Debussy’s Sarabande from Pour le Piano in Video

Shirley Gruenhut performs Sarabande from Debussy's Pour le piano.

by | Mar 2, 2015

Playing the Sarabande, the second movement from Debussy’s Pour le piano, is like losing yourself in a gorgeous Impressionist painting—it’s just swabs of color and sounds. And yet it retains those stately measures of three, the rhythm and feel of a dance movement.

I discovered this piece many, many years ago—I believe I was in high school. I heard it on the radio at WQXR, and I went berserk. I said, “I must play this piece!” I bought the music with my allowance. And I had to wait; it came from France. I was so excited, and my teacher was amazed that I wanted to tackle something this difficult.

Debussy wrote Pour le piano rather early on in his career, but it was a major jumping off point, for his piano pieces became increasingly more difficult after that. Take his use of dynamics in the Sarabande, his subito pianissimos after humongous fortissimos with arpeggios—you have to jump three octaves to accomplish that on the piano. You also need all three pedals for this piece: the sustaining pedal, the soft pedal, and the damper pedal. It’s very difficult to pull off.

Debussy composed much of his music first and then named it afterwards. The Sarabande is named after a dance of Spanish origin, but Debussy is mixing his sonorities, because he doesn’t stay in one key. It goes all over the place because he uses the pentatonic scale throughout, plus he uses all these major and half-diminished seventh chords and parallel chords, one after the other, so you lose tonality in the sonorities and the harmonies that he uses. It paints an incredible picture.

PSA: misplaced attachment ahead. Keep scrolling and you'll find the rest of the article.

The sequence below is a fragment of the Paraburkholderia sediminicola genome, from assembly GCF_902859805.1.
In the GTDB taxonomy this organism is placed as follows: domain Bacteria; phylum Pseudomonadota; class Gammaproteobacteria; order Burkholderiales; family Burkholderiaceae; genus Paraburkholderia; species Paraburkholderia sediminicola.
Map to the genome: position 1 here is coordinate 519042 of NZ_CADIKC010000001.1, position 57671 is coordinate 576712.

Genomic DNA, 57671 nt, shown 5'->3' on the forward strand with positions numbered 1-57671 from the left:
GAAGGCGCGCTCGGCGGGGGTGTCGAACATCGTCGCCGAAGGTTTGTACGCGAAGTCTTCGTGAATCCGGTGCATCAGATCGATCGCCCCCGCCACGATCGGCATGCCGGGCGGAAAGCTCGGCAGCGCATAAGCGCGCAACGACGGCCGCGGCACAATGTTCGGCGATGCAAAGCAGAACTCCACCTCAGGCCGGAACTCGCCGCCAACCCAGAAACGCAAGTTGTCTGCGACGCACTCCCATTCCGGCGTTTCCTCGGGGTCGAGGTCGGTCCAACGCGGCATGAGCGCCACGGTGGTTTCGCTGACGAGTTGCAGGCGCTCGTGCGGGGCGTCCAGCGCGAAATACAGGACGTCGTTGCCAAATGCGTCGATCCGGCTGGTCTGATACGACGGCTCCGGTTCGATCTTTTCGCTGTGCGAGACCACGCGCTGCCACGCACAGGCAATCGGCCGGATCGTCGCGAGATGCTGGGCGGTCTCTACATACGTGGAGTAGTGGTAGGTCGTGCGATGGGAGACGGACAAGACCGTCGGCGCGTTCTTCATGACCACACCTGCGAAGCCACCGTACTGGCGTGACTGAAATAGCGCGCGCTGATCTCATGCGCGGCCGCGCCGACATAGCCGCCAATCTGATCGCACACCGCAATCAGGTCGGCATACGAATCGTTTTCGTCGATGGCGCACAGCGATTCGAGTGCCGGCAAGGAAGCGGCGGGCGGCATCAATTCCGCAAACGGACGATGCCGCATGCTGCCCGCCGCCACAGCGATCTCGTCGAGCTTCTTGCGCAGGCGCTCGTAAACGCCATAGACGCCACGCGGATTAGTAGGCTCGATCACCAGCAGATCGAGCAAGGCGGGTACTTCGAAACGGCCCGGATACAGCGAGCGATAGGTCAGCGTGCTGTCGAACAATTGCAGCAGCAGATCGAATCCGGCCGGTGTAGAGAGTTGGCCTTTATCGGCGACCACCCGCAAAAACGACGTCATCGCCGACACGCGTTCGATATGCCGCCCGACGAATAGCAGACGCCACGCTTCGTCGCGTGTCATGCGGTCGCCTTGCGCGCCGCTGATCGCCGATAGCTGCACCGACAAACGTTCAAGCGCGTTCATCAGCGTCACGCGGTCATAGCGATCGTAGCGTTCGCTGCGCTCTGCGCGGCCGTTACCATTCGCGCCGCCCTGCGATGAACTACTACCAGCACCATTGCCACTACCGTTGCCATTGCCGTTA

Guest Writer Shirley Gruenhut graduated from Brooklyn College, as the first-time recipient of the prestigious Charles Ives Award for Excellence in Musical Performance, and studied piano accompanying on the graduate level at the Manhattan School of Music. She assisted at the Metropolitan Opera House studios and has performed in Europe, Israel, and here in New York. She was founder and co-founder of several chamber music ensembles, including The Soiree Sisters, The Urban Stress Trio, and co-founder and Musical Director of Handel With Care. She is an avid chamber music player and continues to perform regularly in New York.
look inside
Pour le Piano
(Piano Solo). Composed by Claude Debussy (1862-1918). Edited by Ernst-Gunter Heinemann. For Piano. Piano (Harpsichord), 2-hands. Henle Music Folios. Urtext edition-paper bound. Impressionistic. SMP Level 10 (Advanced). Collection. Introductory text and performance notes. 32 pages. G. Henle #HN385. Published by G. Henle (HL.51480385).

1 Comment

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    Just lovely! This is timely for me as I just started “relearning” this piece, having played it in college many years ago. Thank you for sharing.


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